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The latest farm technology and a farmer’s enthusiasm has inspired the latest group of FW apprentices to fulfil a career in agriculture.

Former FW Farmer Of The Year Robert Neill of Upper Nisbet Farm hosted the ten apprentices for a week-long series of farming tasks. One apprentice who originally wanted a career in the veterinary profession has now signed up on an agronomist trainee course.

Mr Neill was delighted by their response, which he describes as ‘hugely enthusiastic’. “I wanted the week to reflect my farming life so each task was based on real experiences here at Upper Nisbet Farm. This included livestock and arable functions, and machinery handling. Also, I was happy to put our farm finances on the line by asking them to select and trim cattle for market – any profit or loss being down to them. Fortunately, it turned out good.”

One task was for the apprentices was to identify the most profitable part of a field of spring barley, prior to it being harvested. After a demonstration of Bayer’s Climate FieldView the apprentices were split into two groups, with team members divided into office and field-based tasks.

Mr Neill supplied the office-based team with field health data collected through Climate FieldView throughout the season. After analysing the data, the office teams then dropped scouting pins for those in the field to ground truth via the use of a drone and inspections of the field areas. These were then uploaded onto the Climate FieldView app for each group to make their decision.


Interestingly, both groups identified the most profitable part of the field. Tasked with choosing a winning team, Mr Neill selected the team that achieved that the quickest. “The technology simply blew them away. As the combine passed through the field, real time yield data was being passed via the Climate FieldView app. They also had a look at Massey Ferguson’s new Ideal 8 combine. There was some exceptional technology on display.”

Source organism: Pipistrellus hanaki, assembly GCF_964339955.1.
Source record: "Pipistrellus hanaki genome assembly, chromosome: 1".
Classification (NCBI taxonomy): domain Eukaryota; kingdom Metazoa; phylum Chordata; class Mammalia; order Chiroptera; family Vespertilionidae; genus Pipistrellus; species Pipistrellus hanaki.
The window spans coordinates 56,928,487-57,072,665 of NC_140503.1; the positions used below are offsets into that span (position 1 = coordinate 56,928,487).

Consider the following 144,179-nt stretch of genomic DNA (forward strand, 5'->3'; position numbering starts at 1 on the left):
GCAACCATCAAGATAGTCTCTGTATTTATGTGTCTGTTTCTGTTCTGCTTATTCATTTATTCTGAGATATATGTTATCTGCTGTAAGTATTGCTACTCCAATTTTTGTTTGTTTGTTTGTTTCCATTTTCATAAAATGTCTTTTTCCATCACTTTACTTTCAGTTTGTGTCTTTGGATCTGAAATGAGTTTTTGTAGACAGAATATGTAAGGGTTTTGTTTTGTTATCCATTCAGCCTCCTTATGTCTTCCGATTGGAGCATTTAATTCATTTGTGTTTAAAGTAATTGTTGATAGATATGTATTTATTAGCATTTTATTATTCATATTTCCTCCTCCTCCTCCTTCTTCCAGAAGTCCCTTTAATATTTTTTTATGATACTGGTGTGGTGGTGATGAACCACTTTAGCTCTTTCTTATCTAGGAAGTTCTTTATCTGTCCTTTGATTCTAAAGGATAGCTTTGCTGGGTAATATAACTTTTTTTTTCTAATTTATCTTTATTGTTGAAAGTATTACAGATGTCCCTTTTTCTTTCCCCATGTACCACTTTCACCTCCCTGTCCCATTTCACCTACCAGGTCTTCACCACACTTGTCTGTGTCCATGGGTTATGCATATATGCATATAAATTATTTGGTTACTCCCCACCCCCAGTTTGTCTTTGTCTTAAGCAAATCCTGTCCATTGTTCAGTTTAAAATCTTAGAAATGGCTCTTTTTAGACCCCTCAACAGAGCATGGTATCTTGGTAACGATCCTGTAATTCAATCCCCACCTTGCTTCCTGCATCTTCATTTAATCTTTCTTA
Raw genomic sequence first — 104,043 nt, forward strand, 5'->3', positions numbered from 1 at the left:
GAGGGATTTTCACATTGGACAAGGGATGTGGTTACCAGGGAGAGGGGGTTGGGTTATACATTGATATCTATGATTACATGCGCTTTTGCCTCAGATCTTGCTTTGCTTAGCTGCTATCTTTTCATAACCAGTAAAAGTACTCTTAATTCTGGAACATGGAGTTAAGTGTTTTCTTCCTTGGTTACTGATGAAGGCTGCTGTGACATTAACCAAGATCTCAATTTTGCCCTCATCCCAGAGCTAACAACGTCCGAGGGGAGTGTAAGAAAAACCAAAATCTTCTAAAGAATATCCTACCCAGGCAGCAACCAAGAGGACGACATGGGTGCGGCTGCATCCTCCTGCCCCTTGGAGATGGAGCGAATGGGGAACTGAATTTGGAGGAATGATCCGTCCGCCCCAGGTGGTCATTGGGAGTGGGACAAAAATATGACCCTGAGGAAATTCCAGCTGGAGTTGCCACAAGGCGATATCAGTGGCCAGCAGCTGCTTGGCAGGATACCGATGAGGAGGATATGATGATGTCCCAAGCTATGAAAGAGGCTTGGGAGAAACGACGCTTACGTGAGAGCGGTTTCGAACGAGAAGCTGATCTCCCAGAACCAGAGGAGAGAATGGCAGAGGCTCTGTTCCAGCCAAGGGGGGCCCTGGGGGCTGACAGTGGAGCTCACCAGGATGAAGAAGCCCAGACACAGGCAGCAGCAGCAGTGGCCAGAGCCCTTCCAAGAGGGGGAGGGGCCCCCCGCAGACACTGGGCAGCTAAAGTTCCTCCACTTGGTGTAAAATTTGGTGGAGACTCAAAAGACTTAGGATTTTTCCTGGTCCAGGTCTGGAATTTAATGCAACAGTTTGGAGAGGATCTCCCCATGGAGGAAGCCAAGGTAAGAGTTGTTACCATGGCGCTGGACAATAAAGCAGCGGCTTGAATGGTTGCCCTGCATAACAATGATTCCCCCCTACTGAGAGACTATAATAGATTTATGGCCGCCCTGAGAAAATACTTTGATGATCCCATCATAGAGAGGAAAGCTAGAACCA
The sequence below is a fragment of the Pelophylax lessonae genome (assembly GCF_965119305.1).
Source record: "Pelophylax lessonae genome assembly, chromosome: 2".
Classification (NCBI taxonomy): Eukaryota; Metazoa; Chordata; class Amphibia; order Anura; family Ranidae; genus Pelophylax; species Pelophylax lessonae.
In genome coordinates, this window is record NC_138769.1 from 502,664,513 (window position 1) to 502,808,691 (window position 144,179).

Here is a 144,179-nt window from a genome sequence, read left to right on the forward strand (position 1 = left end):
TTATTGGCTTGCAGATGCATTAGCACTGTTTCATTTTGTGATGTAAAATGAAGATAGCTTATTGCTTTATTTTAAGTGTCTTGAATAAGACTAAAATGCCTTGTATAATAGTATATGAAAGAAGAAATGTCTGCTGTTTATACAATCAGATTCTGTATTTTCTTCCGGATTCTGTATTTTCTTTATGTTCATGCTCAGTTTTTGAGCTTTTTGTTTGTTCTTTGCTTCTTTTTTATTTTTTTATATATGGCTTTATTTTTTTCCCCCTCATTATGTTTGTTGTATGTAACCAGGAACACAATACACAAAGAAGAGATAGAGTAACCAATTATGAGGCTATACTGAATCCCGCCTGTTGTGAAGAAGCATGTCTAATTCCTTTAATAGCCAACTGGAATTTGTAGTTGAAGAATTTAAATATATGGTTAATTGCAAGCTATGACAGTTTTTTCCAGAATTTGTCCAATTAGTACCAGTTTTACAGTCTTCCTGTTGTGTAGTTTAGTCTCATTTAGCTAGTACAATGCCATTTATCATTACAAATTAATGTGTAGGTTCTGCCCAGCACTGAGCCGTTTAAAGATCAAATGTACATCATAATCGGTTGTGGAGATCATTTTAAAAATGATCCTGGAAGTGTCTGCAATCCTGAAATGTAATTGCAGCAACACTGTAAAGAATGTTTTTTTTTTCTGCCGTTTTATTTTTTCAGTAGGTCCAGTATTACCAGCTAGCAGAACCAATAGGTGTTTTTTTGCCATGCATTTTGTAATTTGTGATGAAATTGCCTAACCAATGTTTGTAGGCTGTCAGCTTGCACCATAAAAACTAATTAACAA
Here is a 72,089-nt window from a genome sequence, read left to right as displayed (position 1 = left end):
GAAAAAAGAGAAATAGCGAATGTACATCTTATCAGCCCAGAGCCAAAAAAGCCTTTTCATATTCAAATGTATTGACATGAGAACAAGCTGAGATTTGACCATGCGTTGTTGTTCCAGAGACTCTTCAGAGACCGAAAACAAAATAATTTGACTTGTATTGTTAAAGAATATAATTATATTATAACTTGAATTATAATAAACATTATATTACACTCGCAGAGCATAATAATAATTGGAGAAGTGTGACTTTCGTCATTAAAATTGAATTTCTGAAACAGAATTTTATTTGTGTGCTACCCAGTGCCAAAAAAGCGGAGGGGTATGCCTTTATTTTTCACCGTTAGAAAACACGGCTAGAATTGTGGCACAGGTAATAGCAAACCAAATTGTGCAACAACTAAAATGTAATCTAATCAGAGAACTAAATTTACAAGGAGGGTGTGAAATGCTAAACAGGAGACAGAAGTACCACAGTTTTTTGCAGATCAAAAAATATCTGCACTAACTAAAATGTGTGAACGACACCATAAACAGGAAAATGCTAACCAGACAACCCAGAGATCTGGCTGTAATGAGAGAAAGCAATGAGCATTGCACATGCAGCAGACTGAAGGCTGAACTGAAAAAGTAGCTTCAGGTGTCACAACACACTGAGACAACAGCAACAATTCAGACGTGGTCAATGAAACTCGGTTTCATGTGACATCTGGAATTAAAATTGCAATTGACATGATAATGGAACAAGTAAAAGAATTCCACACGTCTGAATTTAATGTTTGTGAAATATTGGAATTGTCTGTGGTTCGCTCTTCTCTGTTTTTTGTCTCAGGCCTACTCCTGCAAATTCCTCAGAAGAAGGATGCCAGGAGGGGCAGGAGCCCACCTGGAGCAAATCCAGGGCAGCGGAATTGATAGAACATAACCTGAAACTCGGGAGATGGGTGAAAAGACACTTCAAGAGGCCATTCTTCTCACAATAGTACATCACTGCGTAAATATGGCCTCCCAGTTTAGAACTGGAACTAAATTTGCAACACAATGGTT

The most productive area of the field of Diablo peaked at 8.7t/ha, with the field averaging 8.0 t/ha. Mr Neill was pleased with that in what was a challenging season, although rotational benefits and plenty of FYM from a mixed enterprise helped.

But both groups also wanted to see the poorer parts of the field, so they reviewed areas with lower crop biomass. Bayer’s Max Dafforn says this is a great asset with Climate FieldView. “Field health maps aren’t just there to identify the best parts of a field. It allows growers to see ground conditions across entire field and farm area. This insight allows for in-season remedial action to be taken or can be utilised when considering overall farm strategy. Farmers can investigate what are the limiting factors in these poor areas and question whether they are economical to farm.”

After strong grower feedback this year Bayer is looking to increase the number of Climate FieldView trialists for the 20/21season, something Mr Neill is considering. “Technology is now part of farming life. It doesn’t matter if it is tag and test for BVD, tractor telematics or enhanced field data via Climate FieldView, all are giving us layers of information to improve decision making.”


He believes such advances in agriculture make it an exciting time to be starting a career in the sector. “With farming you can experience cutting edge IT but without being constrained to an office. It is great to see new blood coming into the industry and I hope all of the apprentices go on to have rewarding careers in farming. It was a delight to have them here at Upper Nisbet Farm and share our farming experiences with them,” he concludes.